Real estate agents have experienced a new hurdle amid the pandemic: buyers making a decision after a virtual tour, then backing out once they see it in person.
Potential homeowners can look at homes via video tour or FaceTime, but the experience of walking inside a home cannot be replaced virtually, said Steve Spicer, a Houston-area Realtor who manages a team of agents in the Clear Lake area. A buyer might back out based on factors they could not see virtually, from the drive into the neighborhood and appearance of area homes to local road conditions, he said.
“They feel at home when they have found the home, and you don’t get that benefit from doing it via video,” he said.
While Spicer said the virtual aspect of selling homes during a pandemic has been useful in some ways, it has complicated the process in others. Some buyers will tour only vacant homes, and many photographers or other support team members will not go into a property if the seller is still in the house.
“When I walk into a house, or any agent walks into a house, they don’t know who’s been there and how careful they’ve been or not been,” he said.
Home touring, buying goes virtual
Marvy Finger, the president and CEO of property developer The Finger Cos., said in an email to Community Impact Newspaper the popularity of virtual tours has exploded at the four luxury housing communities in the Bay Area. Most people, though, still prefer an in-person tour with the new safety precautions in place, Finger said.
“On average, about 75% of prospective residents prefer to physically tour the property at some point prior to signing a lease, whereas approximately 25% are comfortable with taking a virtual tour by itself before signing on the dotted line,” he said via email.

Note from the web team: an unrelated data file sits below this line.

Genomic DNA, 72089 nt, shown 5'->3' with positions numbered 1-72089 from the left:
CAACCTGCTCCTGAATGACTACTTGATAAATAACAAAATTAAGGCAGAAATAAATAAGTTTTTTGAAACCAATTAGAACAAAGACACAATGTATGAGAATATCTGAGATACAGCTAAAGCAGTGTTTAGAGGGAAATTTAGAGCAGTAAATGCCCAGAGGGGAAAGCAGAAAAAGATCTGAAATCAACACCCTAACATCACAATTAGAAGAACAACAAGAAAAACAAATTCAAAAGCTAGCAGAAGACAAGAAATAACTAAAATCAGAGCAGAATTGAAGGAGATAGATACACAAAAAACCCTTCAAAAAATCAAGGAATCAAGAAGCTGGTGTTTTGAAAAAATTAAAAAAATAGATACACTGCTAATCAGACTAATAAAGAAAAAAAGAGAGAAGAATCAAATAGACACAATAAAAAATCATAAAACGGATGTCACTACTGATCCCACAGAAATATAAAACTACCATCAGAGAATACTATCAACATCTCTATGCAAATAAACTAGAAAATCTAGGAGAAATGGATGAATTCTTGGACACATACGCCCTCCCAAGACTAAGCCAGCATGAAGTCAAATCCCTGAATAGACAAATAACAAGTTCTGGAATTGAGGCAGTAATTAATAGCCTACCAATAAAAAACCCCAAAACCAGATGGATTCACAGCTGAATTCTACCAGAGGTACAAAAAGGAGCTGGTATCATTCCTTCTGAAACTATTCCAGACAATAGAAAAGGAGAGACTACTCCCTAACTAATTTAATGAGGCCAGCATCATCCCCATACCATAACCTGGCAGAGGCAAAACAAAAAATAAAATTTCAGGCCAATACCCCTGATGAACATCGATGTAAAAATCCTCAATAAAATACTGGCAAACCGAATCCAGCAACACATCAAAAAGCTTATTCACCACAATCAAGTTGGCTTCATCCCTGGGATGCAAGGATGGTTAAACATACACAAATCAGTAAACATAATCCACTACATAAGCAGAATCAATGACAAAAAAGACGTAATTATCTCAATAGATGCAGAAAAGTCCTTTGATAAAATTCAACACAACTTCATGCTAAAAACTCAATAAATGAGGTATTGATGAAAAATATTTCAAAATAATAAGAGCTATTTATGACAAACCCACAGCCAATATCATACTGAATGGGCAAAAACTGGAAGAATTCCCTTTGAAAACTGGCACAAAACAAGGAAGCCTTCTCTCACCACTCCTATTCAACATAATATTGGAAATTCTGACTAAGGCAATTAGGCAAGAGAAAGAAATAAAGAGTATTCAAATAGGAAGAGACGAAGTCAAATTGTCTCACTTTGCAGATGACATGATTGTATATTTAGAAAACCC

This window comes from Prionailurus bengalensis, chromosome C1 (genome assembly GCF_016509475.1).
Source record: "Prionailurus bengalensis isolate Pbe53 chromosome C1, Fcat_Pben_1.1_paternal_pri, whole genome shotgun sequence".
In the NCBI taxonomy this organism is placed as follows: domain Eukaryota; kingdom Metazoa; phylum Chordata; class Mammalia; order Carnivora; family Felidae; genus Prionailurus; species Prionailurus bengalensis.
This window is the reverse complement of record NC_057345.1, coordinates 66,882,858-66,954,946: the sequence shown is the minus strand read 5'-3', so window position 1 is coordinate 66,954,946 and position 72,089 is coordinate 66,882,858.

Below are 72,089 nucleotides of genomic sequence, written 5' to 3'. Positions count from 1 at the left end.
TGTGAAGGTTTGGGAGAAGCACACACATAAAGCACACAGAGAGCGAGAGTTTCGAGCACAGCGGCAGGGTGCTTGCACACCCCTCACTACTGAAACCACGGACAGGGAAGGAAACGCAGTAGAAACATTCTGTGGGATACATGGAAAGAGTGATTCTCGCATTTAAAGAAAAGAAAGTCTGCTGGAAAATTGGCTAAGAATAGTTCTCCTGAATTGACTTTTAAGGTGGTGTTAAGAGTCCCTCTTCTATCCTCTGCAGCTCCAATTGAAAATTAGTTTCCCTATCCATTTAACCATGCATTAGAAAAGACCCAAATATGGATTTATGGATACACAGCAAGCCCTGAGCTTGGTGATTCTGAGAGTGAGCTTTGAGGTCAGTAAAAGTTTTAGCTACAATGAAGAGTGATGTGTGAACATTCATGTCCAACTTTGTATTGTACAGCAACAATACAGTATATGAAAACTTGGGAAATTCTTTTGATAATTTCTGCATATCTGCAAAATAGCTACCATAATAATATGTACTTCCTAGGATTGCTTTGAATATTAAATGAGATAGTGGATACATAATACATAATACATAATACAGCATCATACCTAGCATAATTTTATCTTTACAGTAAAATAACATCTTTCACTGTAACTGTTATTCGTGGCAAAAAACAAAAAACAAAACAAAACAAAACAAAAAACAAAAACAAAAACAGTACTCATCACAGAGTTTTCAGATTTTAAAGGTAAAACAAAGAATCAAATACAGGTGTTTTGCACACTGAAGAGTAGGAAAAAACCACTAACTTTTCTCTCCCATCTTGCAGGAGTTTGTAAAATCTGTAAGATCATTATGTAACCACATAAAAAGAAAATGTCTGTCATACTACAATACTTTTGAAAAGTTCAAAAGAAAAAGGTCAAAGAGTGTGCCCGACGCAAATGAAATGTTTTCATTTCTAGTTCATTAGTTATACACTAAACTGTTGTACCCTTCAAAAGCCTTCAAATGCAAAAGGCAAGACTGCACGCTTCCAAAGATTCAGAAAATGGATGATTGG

During in-person tours, every staff member and prospective resident wears a face mask at all times and adheres to proper social distancing guidelines. The leasing office, common areas and models are thoroughly cleaned and sanitized between tours as well as multiple times a day, and staff and prospective residents are asked to avoid touching surfaces in models and common areas, Finger said.
Spicer said from mid-March to the end of April, he saw a 25% decrease in the number of new Houston-area listings. Houses are being removed from the market, with sellers not wanting extra foot traffic in their spaces and being unsure about their employment status.
Virtual homebuying can create issues in marketing and selling a home: When a virtual buyer takes a house off the market, then cancels the contract, the number of days a property has been on the market is not reflective of the home’s actual market condition, Spicer said. Homes that have been on the market for longer are generally stigmatized, he added.
Despite the challenges of closing the deal on a home through an all-virtual process, he said the shift to virtual and video tours has been a long time coming. Buyers being able to prescreen homes via video has been helpful for buyers, he said.
“We should have been doing this a long time ago; it’s just [that COVID-19] has forced our hand,” he said.
New workforce possibilities
The pandemic did not result in commercial office spaces being rapidly vacated, mainly because walk-ups are much more common in League City as opposed to multiple-story buildings, said David Hoover, the city’s planning and development director. The city is characterized by individually based companies in smaller commercial spaces, such as insurance offices or medical professionals.
While the ongoing nature of the pandemic makes it difficult to assess how commercial office spaces will be affected, Hoover said it could trigger an eventual shift away from the open-office concept that has become popular in recent years.
“Long term, people are going to remember this, and it’s probably not the last time it’s going to happen,” he said. “Even in the smaller-size buildings, I do think there’s going to be some changes going forward.”